Laurie and I saw two mature Bald Eagles along the Sinnemahoning. One beautiful bird allowed my approach as I clicked away. I just have to include some of those pics here.

After the fishing and exploration halted the hiking began. But first we stopped of the famous “Arch Tree” farther upstream. Laurie had not ever seen it. This image appears on many sites. People seem to find a lot of enjoyment posing with the tree. Unfortunately, I see some decay on the tree. One can only guess how long the tree will survive. It could be many years.

Arch Tree

As what always happens the time to head back to the lodge comes much too quickly. I am including a few more photos below of the Sinnemahoning area.

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I had been past the remains of the dam on several occasions, but for whatever reasons, I couldn’t stop. This morning, Laurie and I were going to visit the site of the Austin community in Potter County, Pennsylvania.

The original dam was built in 1909 after a local paper mill owner realized he hadn’t enough water to operate his paper mill just north of the community during especially dry seasons. The dam was constructed across the Freeman Run Valley to solve that problem. The concrete dam was fifty feet high, five-hundred and forty feet long across the valley and twenty feet thick. Plans called for a thirty feet thick structure. The twenty feet thick dam was constructed to help save costs. Problems were quickly discovered.

The problems of cracking concrete was spoken of natural due to the concrete curing process.

South of the dam was a community of about three-thousand people. The area was known as Austin.

In September of 1911, heavy raids had been occurring and the dam was reaching a crisis level. A young girl reported within the community the warning of failure. many people responded, but others didn’t for whatever reason. It is quite probable not everyone heard the warning.

On the thirtieth of the month the dam failed allowing a wall of water to explode its way south smashing into Austin, Pennsylvania. Seventy-eight people perished.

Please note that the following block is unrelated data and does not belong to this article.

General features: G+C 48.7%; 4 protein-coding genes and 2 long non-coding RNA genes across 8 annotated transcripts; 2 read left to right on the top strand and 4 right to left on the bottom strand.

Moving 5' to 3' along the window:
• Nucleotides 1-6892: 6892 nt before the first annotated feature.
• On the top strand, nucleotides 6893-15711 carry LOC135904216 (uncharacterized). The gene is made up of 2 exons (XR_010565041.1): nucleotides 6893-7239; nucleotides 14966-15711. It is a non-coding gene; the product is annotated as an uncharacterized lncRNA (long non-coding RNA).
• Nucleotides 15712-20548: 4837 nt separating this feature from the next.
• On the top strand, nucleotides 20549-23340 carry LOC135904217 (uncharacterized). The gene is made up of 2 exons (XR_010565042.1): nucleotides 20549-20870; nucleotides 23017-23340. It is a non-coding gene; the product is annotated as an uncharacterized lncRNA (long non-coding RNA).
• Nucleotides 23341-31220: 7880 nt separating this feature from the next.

There is an Austin Dam memorial Park present at the dam’s site.

Old photo of the dam prior to the collapse.

A new dam was built in 1942 and it failed also. The photos here are of the original dam site.

I discovered some beauty above the site with the wildflowers of the Marsh marigold and trout Lily.

Marsh Marigold

Trout Lily (Other names are the Dog-tooth Lily and Adder’s Lily.)

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I arose early deciding to climb the mountain behind the lodge we were staying. I gawked across the Bennett’s Branch of the Sinnemahoning just in time to see an early rising bald Eagle fly high and above the waters. Actually, I was high enough to be looking down upon the bird. The mature eagle looked so elegant. Four, then six, deer walked alongside my position about the same time as the flying eagle. the deer continued along slowly assuming my presence to be peaceful. I glanced down slope and saw, at least, three more deer moving through some thicker pines. I would see additional deer as this time moved forward.

I went into the lodge to see Laurie was awake. I told her my plans and she said breakfast should be around eight o’clock. Off I went to begin the ascend.

The shadow on the distant mountain is from the mountain I am standing on.

I followed old logging trails at times. These trails often went diagonally upslope in a zig-zag method. Even so the mountain was steep! My hopes was to reach the top in a timely manner, also I wanted to capture photos of the rising sun against the mountain tops. The hollows in darkened shadows against an illuminating sunrise can make for great photos.

The summit was in sight when two large birds flew into a tree about a hundred and seventy-five yards from my approach. They were silhouetted against the brightening skyline. I believe they were eagles, but I never saw either bird well enough to identify.

I continued at that angle to come upon a very steep hollow. At this time I realized the timing would not allow additional climbing, although I believe fifteen minutes would have made the top possible. I would need to begin my descension.